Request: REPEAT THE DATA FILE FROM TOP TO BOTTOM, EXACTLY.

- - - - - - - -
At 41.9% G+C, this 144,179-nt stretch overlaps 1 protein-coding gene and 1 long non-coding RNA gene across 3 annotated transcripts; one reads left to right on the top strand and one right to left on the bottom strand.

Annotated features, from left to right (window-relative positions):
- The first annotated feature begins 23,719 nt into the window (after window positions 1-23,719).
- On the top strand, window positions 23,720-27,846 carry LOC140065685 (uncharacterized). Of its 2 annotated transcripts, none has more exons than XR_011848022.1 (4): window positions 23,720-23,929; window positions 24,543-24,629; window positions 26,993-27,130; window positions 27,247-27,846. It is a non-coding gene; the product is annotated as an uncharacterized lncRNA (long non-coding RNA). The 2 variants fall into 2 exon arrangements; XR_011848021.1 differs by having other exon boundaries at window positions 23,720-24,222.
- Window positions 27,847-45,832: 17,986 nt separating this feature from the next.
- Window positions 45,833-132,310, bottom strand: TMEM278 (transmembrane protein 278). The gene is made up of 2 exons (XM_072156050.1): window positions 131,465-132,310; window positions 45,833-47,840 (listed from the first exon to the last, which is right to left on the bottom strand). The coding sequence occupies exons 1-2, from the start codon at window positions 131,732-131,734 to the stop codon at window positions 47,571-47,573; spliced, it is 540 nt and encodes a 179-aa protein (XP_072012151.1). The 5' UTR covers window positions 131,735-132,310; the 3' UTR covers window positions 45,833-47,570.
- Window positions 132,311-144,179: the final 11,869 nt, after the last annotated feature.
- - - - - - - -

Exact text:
At 41.9% G+C, this 144,179-nt stretch overlaps 1 protein-coding gene and 1 long non-coding RNA gene across 3 annotated transcripts; one reads left to right on the top strand and one right to left on the bottom strand.

Annotated features, from left to right (window-relative positions):
- The first annotated feature begins 23,719 nt into the window (after window positions 1-23,719).
- On the top strand, window positions 23,720-27,846 carry LOC140065685 (uncharacterized). Of its 2 annotated transcripts, none has more exons than XR_011848022.1 (4): window positions 23,720-23,929; window positions 24,543-24,629; window positions 26,993-27,130; window positions 27,247-27,846. It is a non-coding gene; the product is annotated as an uncharacterized lncRNA (long non-coding RNA). The 2 variants fall into 2 exon arrangements; XR_011848021.1 differs by having other exon boundaries at window positions 23,720-24,222.
- Window positions 27,847-45,832: 17,986 nt separating this feature from the next.
- Window positions 45,833-132,310, bottom strand: TMEM278 (transmembrane protein 278). The gene is made up of 2 exons (XM_072156050.1): window positions 131,465-132,310; window positions 45,833-47,840 (listed from the first exon to the last, which is right to left on the bottom strand). The coding sequence occupies exons 1-2, from the start codon at window positions 131,732-131,734 to the stop codon at window positions 47,571-47,573; spliced, it is 540 nt and encodes a 179-aa protein (XP_072012151.1). The 5' UTR covers window positions 131,735-132,310; the 3' UTR covers window positions 45,833-47,570.
- Window positions 132,311-144,179: the final 11,869 nt, after the last annotated feature.